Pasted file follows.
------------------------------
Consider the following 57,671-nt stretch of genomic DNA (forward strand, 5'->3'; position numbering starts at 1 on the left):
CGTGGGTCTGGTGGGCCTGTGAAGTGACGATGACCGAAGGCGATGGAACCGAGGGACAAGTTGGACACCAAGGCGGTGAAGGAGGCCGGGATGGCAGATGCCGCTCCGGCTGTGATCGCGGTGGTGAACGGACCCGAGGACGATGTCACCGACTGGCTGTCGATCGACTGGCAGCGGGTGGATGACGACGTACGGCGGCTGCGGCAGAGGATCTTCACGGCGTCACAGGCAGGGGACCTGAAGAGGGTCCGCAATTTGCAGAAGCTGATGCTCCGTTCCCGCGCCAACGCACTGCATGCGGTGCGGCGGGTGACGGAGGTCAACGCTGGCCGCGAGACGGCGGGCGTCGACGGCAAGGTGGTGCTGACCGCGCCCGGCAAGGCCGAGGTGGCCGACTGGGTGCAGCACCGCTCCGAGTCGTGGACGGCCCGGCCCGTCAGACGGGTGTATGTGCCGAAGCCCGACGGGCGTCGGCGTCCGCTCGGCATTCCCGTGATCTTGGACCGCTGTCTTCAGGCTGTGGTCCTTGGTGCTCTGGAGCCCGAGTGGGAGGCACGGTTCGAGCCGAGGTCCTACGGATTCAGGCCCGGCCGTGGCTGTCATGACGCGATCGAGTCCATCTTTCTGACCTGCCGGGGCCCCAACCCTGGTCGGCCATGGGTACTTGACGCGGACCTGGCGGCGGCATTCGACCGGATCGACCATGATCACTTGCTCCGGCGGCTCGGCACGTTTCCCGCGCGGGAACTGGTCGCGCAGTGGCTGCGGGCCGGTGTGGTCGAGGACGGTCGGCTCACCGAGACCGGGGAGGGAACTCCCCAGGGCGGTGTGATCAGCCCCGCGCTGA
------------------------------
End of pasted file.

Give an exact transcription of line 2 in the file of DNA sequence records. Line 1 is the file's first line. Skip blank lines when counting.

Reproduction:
CGTGGGTCTGGTGGGCCTGTGAAGTGACGATGACCGAAGGCGATGGAACCGAGGGACAAGTTGGACACCAAGGCGGTGAAGGAGGCCGGGATGGCAGATGCCGCTCCGGCTGTGATCGCGGTGGTGAACGGACCCGAGGACGATGTCACCGACTGGCTGTCGATCGACTGGCAGCGGGTGGATGACGACGTACGGCGGCTGCGGCAGAGGATCTTCACGGCGTCACAGGCAGGGGACCTGAAGAGGGTCCGCAATTTGCAGAAGCTGATGCTCCGTTCCCGCGCCAACGCACTGCATGCGGTGCGGCGGGTGACGGAGGTCAACGCTGGCCGCGAGACGGCGGGCGTCGACGGCAAGGTGGTGCTGACCGCGCCCGGCAAGGCCGAGGTGGCCGACTGGGTGCAGCACCGCTCCGAGTCGTGGACGGCCCGGCCCGTCAGACGGGTGTATGTGCCGAAGCCCGACGGGCGTCGGCGTCCGCTCGGCATTCCCGTGATCTTGGACCGCTGTCTTCAGGCTGTGGTCCTTGGTGCTCTGGAGCCCGAGTGGGAGGCACGGTTCGAGCCGAGGTCCTACGGATTCAGGCCCGGCCGTGGCTGTCATGACGCGATCGAGTCCATCTTTCTGACCTGCCGGGGCCCCAACCCTGGTCGGCCATGGGTACTTGACGCGGACCTGGCGGCGGCATTCGACCGGATCGACCATGATCACTTGCTCCGGCGGCTCGGCACGTTTCCCGCGCGGGAACTGGTCGCGCAGTGGCTGCGGGCCGGTGTGGTCGAGGACGGTCGGCTCACCGAGACCGGGGAGGGAACTCCCCAGGGCGGTGTGATCAGCCCCGCGCTGA